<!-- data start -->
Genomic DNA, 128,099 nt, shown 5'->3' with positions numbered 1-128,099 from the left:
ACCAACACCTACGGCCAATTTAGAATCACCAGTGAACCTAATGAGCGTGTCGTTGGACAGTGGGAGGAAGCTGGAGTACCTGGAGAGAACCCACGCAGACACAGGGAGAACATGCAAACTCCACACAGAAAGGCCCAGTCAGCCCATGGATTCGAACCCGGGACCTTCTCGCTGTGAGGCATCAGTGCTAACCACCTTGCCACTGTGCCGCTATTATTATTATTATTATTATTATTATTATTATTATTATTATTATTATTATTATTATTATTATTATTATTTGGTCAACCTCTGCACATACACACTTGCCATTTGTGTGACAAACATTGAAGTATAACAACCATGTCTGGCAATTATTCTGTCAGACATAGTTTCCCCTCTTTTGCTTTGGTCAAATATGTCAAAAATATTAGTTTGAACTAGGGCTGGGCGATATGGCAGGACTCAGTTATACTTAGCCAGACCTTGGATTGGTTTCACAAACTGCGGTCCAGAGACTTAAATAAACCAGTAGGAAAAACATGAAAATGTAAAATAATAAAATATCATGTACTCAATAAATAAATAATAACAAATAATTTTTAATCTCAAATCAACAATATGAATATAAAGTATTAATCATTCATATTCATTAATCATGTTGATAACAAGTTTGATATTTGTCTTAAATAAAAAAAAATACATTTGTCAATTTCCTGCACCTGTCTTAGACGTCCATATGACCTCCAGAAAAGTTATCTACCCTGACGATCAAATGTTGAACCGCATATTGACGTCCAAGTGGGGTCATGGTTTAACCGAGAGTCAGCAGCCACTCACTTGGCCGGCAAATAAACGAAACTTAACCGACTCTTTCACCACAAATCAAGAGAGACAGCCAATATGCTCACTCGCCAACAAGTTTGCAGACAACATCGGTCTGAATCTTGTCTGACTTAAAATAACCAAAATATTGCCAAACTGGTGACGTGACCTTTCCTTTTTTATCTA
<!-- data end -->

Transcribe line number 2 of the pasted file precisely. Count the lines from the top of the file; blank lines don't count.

ACCAACACCTACGGCCAATTTAGAATCACCAGTGAACCTAATGAGCGTGTCGTTGGACAGTGGGAGGAAGCTGGAGTACCTGGAGAGAACCCACGCAGACACAGGGAGAACATGCAAACTCCACACAGAAAGGCCCAGTCAGCCCATGGATTCGAACCCGGGACCTTCTCGCTGTGAGGCATCAGTGCTAACCACCTTGCCACTGTGCCGCTATTATTATTATTATTATTATTATTATTATTATTATTATTATTATTATTATTATTATTATTATTATTATTTGGTCAACCTCTGCACATACACACTTGCCATTTGTGTGACAAACATTGAAGTATAACAACCATGTCTGGCAATTATTCTGTCAGACATAGTTTCCCCTCTTTTGCTTTGGTCAAATATGTCAAAAATATTAGTTTGAACTAGGGCTGGGCGATATGGCAGGACTCAGTTATACTTAGCCAGACCTTGGATTGGTTTCACAAACTGCGGTCCAGAGACTTAAATAAACCAGTAGGAAAAACATGAAAATGTAAAATAATAAAATATCATGTACTCAATAAATAAATAATAACAAATAATTTTTAATCTCAAATCAACAATATGAATATAAAGTATTAATCATTCATATTCATTAATCATGTTGATAACAAGTTTGATATTTGTCTTAAATAAAAAAAAATACATTTGTCAATTTCCTGCACCTGTCTTAGACGTCCATATGACCTCCAGAAAAGTTATCTACCCTGACGATCAAATGTTGAACCGCATATTGACGTCCAAGTGGGGTCATGGTTTAACCGAGAGTCAGCAGCCACTCACTTGGCCGGCAAATAAACGAAACTTAACCGACTCTTTCACCACAAATCAAGAGAGACAGCCAATATGCTCACTCGCCAACAAGTTTGCAGACAACATCGGTCTGAATCTTGTCTGACTTAAAATAACCAAAATATTGCCAAACTGGTGACGTGACCTTTCCTTTTTTATCTA